The efficiency of our ports has improved multiple folds. Vessel waiting time has since been eliminated resulting in significant savings for importers and exporters. Government now generates revenue in trillions of Naira – through the tax authorities, Customs, NPA and NIMASA – as against the few billions generated before the concession.
The concession, without a doubt, has increased the competitiveness of our ports and enhanced movement of goods across international borders.
I am also glad to inform you that all terminal operators in the six seaports across Nigeria today have effectively deployed technology to drive their operations. Consignees and their agents do not need to be at the port physically with regards to their transactions with terminal operators.
The question that may readily come to your minds at this point will be: why then are there so many people visiting the ports daily in connection with to their consignments? Why is the cost of doing business at the port still high? Well, my answer to this question is: Customs processes.
Despite the tremendous improvements recorded in cargo handling operations and the provision of marine services by NPA, consignees and their agents still face numerous man-made hurdles at the port because cargo clearing processes have remained manual. Customs’ cargo clearing systems in Nigeria, using the words of a former CEO of Nigerian Shippers’ Council Mr. Hassan Bello, have remained “archaic”.
Assessment of Import Duties
While it has now become possible for importers and licensed Customs agents to make their declarations, obtain the Pre-Arrival Assessment Report (PAAR) and pay import duties online, the resort to manual processes from the point of cargo examination creates a huge dent on the drive for port efficiency. From the point of 100% physical examination of cargoes, the discretionary powers of Customs officers kick in. Negotiations and underhand dealings inevitably happen due to unbridled human contact. The solution to this major obstacle is to drive the clearing process from end-to-end with digital technology. The human interface and the discretionary powers of officers should be taken out of the mix.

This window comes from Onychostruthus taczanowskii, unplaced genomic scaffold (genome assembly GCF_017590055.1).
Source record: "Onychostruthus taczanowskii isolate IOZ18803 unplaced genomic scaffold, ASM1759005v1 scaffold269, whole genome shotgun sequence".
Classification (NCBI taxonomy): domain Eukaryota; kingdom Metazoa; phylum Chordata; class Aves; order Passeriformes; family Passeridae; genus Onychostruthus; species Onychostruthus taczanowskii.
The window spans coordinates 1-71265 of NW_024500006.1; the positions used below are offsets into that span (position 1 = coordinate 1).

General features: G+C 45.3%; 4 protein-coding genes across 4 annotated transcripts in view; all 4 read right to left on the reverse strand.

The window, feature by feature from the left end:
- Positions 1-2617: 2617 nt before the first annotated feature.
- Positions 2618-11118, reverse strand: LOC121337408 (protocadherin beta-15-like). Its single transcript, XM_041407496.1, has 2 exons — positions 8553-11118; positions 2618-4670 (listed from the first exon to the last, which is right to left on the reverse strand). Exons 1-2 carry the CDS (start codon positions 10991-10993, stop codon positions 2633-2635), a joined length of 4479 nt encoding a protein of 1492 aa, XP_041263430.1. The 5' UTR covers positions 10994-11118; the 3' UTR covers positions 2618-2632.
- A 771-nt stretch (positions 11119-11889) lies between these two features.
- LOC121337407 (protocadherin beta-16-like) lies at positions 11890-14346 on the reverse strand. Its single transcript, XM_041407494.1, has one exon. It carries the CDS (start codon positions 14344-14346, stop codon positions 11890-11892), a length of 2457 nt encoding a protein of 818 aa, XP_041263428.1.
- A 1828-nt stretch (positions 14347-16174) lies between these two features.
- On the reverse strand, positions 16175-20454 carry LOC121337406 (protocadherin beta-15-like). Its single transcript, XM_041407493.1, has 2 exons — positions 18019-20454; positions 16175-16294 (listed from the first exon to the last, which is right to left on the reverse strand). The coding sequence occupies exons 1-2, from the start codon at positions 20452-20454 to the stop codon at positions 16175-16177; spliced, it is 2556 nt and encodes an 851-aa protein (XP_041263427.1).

Manual Examination of Cargoes
Manual examination of cargoes has assumed the proportion of an endemic sore point in Nigeria’s Customs administration. The Nigeria Customs Service performs 100 per cent physical examination on almost all cargoes passing through the ports. This is not efficient and it constitutes a huge drawback to port efficiency. The manual inspection by Customs contributes in no small measure to the high dwell time of cargoes at our ports. It is also the main reason why importers and agents troop to the port daily. This is in addition to breeding corruption through numerous human contacts.
The solution is for the Federal Government to engage the private sector, as was done under the previous Destination Inspection scheme, to acquire high-end scanners for use of the Nigeria Customs Service. It is not enough to merely acquire a couple of scanners as government is doing at present. A sufficient number of high-end scanners should be acquired to put a definitive end to manual cargo examination. The effective usage and maintenance of the scanners are also critical. Left in the hands of government officials, the scanners may be grounded in no time – as it happened before – and the system will be reset to the manual era. The services of risk assessment/management companies should therefore be engaged and retained for the purposes of providing, effectively utilizing and maintaining the scanners. If we are truly desirous of creating efficiency at our ports, manual examination will have to be reduced to less than 10 per cent of the cargoes handled at the port, in line with international best practices.
Full automation of the clearing process and the deployment of sufficient number of scanners at the port will invariably cut down the multiple checks of cargoes by Customs and other security agencies.
A study conducted by Akintola Williams Deloitte in 2017 blamed the high cost of doing business at the nation’s seaports on the Nigeria Customs Service and other government agencies. The study stated that Customs processes are responsible for not less than 81.7 per cent of the charges incurred by consignees. It said Shipping Companies are responsible for 13.8 per cent of the port cost; Terminal Operators 1.4 per cent; Transporters 1.4 per cent and Clearing Agents 1.7 per cent.
A major reason for the high cost associated with Customs is manual processes.
Customs processes must be simplified and automated to complement the gains recorded through the Federal Government’s port reforms. The time is ripe to deploy the much talked about National Single Windows and e-Customs to check manual Customs processes and the multiplicity of Customs units deployed all around the ports, the port gates and even on the roads to intercept cargoes already cleared from the port.
Government must now work with operators to turn our ports to smart ports by deploying a Customs-driven, port-wide, cloud-based software that will create new operational flows, which will eliminate human contacts, expunge all forms of manual processes from the system and help the port function better.